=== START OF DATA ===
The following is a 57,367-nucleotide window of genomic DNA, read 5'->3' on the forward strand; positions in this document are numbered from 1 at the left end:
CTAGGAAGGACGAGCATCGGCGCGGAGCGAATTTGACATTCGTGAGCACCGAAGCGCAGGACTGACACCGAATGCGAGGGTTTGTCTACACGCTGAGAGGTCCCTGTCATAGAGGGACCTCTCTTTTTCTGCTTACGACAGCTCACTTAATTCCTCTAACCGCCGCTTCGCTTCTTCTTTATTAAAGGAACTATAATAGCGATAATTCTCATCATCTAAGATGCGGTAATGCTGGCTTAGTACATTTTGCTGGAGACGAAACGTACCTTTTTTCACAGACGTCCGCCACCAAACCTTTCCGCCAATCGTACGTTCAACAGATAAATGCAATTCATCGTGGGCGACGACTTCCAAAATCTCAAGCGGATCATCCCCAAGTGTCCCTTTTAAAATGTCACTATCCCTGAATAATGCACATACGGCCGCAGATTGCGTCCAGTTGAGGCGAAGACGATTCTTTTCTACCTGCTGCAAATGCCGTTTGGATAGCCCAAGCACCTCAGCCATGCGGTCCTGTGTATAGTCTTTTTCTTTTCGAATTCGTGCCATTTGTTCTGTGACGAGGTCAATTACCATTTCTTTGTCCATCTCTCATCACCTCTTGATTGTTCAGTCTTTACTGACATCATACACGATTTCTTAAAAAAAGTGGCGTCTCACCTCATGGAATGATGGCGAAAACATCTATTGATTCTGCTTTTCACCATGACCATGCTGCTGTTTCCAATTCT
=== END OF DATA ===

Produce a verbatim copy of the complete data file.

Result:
The following is a 57,367-nucleotide window of genomic DNA, read 5'->3' on the forward strand; positions in this document are numbered from 1 at the left end:
CTAGGAAGGACGAGCATCGGCGCGGAGCGAATTTGACATTCGTGAGCACCGAAGCGCAGGACTGACACCGAATGCGAGGGTTTGTCTACACGCTGAGAGGTCCCTGTCATAGAGGGACCTCTCTTTTTCTGCTTACGACAGCTCACTTAATTCCTCTAACCGCCGCTTCGCTTCTTCTTTATTAAAGGAACTATAATAGCGATAATTCTCATCATCTAAGATGCGGTAATGCTGGCTTAGTACATTTTGCTGGAGACGAAACGTACCTTTTTTCACAGACGTCCGCCACCAAACCTTTCCGCCAATCGTACGTTCAACAGATAAATGCAATTCATCGTGGGCGACGACTTCCAAAATCTCAAGCGGATCATCCCCAAGTGTCCCTTTTAAAATGTCACTATCCCTGAATAATGCACATACGGCCGCAGATTGCGTCCAGTTGAGGCGAAGACGATTCTTTTCTACCTGCTGCAAATGCCGTTTGGATAGCCCAAGCACCTCAGCCATGCGGTCCTGTGTATAGTCTTTTTCTTTTCGAATTCGTGCCATTTGTTCTGTGACGAGGTCAATTACCATTTCTTTGTCCATCTCTCATCACCTCTTGATTGTTCAGTCTTTACTGACATCATACACGATTTCTTAAAAAAAGTGGCGTCTCACCTCATGGAATGATGGCGAAAACATCTATTGATTCTGCTTTTCACCATGACCATGCTGCTGTTTCCAATTCT